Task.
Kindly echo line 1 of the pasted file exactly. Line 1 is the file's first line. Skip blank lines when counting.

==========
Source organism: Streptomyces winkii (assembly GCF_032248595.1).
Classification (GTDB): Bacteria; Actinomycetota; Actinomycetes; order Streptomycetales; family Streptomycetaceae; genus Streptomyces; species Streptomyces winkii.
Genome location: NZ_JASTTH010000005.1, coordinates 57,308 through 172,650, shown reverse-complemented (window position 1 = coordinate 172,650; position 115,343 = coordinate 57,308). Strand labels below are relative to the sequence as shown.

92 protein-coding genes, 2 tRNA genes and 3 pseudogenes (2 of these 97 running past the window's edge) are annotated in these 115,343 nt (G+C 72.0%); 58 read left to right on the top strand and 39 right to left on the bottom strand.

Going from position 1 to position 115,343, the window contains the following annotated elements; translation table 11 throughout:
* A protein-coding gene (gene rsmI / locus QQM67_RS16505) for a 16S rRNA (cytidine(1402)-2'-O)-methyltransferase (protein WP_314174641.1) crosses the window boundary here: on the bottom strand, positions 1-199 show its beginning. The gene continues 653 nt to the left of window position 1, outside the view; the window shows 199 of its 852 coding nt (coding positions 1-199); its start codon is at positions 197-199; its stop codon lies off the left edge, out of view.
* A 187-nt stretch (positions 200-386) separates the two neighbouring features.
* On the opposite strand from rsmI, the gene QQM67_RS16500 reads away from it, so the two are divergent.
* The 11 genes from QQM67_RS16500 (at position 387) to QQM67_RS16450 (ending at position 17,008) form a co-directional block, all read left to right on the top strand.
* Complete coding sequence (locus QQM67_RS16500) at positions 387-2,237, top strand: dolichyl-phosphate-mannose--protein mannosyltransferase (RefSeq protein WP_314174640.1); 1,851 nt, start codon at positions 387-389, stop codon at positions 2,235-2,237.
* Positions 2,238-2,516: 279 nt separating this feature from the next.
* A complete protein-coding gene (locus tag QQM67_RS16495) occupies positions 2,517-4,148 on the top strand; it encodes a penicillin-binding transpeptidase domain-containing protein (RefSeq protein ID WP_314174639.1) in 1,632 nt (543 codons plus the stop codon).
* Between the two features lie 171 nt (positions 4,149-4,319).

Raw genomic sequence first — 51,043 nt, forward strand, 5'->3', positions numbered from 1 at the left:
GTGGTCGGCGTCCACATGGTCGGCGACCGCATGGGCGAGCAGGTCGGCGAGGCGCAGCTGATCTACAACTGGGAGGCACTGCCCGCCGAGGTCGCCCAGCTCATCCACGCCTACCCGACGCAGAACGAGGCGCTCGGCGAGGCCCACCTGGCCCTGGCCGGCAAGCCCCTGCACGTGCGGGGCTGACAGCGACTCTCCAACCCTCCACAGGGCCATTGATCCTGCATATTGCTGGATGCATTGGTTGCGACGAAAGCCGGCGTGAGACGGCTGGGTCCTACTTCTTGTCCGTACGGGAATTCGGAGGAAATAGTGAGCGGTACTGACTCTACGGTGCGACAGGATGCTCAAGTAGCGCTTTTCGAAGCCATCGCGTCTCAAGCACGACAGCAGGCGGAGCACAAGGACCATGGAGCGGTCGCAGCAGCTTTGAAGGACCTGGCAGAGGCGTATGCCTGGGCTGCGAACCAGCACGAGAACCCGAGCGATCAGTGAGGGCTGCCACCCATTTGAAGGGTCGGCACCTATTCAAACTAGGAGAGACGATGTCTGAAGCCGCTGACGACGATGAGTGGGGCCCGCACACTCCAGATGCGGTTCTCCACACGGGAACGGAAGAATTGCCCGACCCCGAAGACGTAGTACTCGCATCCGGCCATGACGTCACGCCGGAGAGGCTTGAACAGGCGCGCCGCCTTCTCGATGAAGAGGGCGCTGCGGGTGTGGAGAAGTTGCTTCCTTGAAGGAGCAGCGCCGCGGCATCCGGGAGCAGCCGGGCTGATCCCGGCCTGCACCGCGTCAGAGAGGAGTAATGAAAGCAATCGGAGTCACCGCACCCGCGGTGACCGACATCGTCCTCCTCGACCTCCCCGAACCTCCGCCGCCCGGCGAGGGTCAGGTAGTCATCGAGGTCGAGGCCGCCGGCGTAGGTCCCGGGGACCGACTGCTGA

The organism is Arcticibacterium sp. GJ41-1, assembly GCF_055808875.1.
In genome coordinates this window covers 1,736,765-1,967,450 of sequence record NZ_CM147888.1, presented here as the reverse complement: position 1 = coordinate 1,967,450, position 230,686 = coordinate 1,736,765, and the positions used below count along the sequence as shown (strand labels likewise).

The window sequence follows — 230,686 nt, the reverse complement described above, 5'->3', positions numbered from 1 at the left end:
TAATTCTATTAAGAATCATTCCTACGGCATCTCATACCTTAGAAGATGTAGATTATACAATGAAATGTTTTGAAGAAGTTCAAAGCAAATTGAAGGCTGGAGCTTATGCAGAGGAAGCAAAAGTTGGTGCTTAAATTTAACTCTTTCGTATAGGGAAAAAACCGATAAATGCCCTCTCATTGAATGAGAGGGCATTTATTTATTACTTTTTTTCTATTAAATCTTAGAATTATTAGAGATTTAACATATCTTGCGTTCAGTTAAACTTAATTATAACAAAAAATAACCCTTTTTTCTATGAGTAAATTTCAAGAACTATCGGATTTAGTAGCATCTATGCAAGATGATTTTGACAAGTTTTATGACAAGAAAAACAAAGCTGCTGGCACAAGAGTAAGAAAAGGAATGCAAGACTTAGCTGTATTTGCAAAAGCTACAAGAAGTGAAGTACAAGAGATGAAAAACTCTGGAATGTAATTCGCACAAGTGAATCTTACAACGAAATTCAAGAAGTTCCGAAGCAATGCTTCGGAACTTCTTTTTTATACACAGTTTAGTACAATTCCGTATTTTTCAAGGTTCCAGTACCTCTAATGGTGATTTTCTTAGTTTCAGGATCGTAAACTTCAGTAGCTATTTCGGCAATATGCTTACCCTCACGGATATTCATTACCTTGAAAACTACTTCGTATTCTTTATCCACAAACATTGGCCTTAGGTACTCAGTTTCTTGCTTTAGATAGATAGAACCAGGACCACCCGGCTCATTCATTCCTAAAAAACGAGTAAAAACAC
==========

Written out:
Source organism: Streptomyces winkii (assembly GCF_032248595.1).